What Should Patients Know About Msks Approach To Treating Prostate Cancer
At MSK, we manage prostate cancer in a very comprehensive way, tailored to each patients disease. There is no one specific therapy that is best for everyone.
Our initial assessment includes a carefully evaluated biopsy and a very detailed MRI to show the location of the disease, the integrity or soundness of the capsule surrounding the prostate, and the amount of disease. We will often obtain next-generation imaging and do genomic testing. Then, based on that information and with input from the urologist, the radiation oncologist, and the medical oncologist we can provide a comprehensive recommendation.
The radiotherapy we do here at MSK is state-of-the-art and unparalleled. We are one of the few centers in the world to do MRI-based treatment planning and one of the few centers in the US to offer MRI-guided treatment. When we give brachytherapy, we use computer software that provides us with real-time information about the quality and accuracy of the seed implant during the procedure. It requires a great deal of collaboration with our medical physics team to try to get the most accurate positioning of the prostate during the actual three or four minutes of the treatment.
We make adjustments while the patient is still under anesthesia, so that when the procedure is completed, we have been able to achieve ideal placement of the radiation seeds. This translates into improved outcomes.
Stereotactic Body Radiation Therapy
This technique uses advanced image guided techniques to deliver large doses of radiation to a precise area, such as the prostate. Because there are large doses of radiation in each dose, the entire course of treatment is given over just a few days.
SBRT is often known by the names of the machines that deliver the radiation, such as Gamma Knife, X-Knife, CyberKnife, and Clinac.
The main advantage of SBRT over IMRT is that the treatment takes less time . The side effects, though, are not better. In fact, some research has shown that some side effects might actually be worse with SBRT than with IMRT.
Proton Therapy For Prostate Cancer: Side Effects
Many patients experience fewer side effects from proton therapy for prostate cancer than from traditional radiation. When side effects do occur, they may be less severe but can last several weeks or months after treatment. They include:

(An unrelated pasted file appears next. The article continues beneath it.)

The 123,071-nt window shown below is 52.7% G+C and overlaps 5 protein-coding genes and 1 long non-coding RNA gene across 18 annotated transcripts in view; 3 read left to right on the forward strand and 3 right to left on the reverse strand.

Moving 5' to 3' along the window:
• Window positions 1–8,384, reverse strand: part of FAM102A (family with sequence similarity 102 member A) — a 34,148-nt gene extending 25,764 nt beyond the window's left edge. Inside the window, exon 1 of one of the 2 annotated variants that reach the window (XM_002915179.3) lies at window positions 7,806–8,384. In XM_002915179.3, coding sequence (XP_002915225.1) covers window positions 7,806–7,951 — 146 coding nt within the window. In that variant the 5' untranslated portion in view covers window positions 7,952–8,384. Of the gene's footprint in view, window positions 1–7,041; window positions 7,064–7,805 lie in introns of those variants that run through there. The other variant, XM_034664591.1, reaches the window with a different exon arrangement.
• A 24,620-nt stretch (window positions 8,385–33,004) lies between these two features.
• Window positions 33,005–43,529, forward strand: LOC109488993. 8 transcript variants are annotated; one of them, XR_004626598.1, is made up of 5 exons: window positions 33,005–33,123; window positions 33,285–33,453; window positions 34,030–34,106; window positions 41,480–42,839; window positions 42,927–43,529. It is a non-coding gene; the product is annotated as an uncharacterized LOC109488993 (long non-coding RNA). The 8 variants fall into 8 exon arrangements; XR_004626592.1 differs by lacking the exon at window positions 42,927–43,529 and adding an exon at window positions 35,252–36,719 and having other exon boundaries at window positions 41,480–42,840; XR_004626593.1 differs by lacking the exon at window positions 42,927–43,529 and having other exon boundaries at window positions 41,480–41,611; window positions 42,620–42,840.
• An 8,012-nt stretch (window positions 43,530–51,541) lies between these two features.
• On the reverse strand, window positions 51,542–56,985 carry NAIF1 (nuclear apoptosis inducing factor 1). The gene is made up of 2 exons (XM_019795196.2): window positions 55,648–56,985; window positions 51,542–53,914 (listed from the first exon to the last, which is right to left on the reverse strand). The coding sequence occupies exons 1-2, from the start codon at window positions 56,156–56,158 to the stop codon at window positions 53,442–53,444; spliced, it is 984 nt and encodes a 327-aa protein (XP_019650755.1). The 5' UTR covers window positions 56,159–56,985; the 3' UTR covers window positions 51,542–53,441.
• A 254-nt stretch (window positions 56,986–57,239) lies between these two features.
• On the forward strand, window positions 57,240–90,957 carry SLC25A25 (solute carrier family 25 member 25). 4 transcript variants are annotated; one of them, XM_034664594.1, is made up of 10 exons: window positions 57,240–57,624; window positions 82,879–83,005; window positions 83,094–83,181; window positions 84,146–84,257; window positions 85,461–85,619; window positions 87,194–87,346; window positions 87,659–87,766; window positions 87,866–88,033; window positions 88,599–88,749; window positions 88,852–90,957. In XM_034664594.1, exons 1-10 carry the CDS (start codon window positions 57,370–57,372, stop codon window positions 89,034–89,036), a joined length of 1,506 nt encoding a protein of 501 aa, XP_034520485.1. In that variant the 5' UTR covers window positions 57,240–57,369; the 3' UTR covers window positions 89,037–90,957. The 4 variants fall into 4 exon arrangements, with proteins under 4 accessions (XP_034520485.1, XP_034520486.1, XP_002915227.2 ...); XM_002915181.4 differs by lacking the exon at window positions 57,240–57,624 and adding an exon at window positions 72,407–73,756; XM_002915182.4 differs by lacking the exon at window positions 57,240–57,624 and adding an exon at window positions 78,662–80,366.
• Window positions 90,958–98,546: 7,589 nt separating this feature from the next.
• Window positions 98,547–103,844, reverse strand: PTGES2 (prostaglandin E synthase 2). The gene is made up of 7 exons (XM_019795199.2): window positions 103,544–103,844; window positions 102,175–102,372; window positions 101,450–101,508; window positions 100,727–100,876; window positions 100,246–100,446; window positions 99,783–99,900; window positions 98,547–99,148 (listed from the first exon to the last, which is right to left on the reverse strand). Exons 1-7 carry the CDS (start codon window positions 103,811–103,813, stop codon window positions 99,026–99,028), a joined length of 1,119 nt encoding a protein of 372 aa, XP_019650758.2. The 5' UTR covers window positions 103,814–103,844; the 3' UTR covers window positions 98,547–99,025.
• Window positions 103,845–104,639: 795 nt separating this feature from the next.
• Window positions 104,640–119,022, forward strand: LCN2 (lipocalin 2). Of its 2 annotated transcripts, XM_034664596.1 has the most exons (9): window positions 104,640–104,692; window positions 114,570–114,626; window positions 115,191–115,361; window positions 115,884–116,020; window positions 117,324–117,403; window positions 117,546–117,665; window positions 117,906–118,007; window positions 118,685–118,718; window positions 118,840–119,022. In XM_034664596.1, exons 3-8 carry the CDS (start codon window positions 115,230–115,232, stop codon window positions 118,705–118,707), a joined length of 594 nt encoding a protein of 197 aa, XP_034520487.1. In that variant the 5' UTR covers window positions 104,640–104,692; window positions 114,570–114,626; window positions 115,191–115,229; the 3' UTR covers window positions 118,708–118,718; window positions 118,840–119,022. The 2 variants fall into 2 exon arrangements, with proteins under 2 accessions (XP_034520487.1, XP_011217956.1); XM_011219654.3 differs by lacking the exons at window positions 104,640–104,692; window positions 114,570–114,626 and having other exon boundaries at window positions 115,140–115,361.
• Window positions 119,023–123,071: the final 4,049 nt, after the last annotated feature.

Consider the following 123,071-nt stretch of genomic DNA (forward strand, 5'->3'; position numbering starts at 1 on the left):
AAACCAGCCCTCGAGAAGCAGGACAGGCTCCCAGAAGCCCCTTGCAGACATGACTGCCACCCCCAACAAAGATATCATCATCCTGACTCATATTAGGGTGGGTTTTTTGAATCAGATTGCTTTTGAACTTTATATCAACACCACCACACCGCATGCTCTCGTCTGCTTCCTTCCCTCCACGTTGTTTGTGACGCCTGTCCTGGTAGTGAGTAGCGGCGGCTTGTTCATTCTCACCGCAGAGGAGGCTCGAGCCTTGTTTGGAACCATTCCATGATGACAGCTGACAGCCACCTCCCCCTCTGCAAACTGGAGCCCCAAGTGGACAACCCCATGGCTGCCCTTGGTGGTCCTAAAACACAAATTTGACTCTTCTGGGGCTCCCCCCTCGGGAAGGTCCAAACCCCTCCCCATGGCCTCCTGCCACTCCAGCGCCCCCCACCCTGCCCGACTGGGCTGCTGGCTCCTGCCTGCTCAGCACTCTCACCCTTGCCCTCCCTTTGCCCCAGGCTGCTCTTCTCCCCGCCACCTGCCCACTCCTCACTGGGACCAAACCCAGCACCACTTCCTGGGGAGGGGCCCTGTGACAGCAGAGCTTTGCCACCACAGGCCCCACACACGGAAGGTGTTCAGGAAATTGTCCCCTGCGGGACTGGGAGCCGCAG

- Bladder irritation
- Feeling of the need to urinate or have a bowel movement often or urgently
- Skin irritation at the radiation beam entry point
Other side effects that can occur after proton therapy for prostate cancer may not show up right away. These long-term effects include:
- Erectile dysfunction
- Rectal bleeding
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Frequent Urination Burning With Urination And Difficulty Urinating
These are the most common complaints. Occasionally the urinary stream will weaken. Generally these symptoms are managed with medications to help the bladder function better or eliminate burning. Rarely, your doctor may order a urine test. Symptoms will resolve after the end of treatment. Contact your doctor if you see blood in your urine or if you are unable to urinate.
Coping And Support For You And Your Family
Coping with the side effects of prostate cancer radiotherapy can be difficult. There are things you can do, and people who can help you and your family to cope.
Prostate cancer: diagnosis and managementNational Institute for Health and Care Excellence , 2019. Last updated December 2021
Long-term urinary adverse effects of pelvic radiotherapy.P Elliott, B Malaeb.World Journal of Urology, 2011. Volume 29, Pages 35-41
Secondary malignancies following radiotherapy for prostate cancerPetros and others
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What Happens During Radiation Therapy Treatment
What happens during your radiation therapy treatment depends on the kind of radiation therapy you receive.
External-beam radiation therapy
External-beam radiation therapy delivers radiation from a machine outside the body. It is the most common radiation therapy treatment for cancer.
Each session is quick, lasting about 15 minutes. Radiation does not hurt, sting, or burn when it enters the body. You will hear clicking or buzzing throughout the treatment and there may be a smell from the machine. Typically, people have treatment sessions 5 times per week, Monday through Friday. This schedule usually continues for 3 to 9 weeks, depending on your personal treatment plan.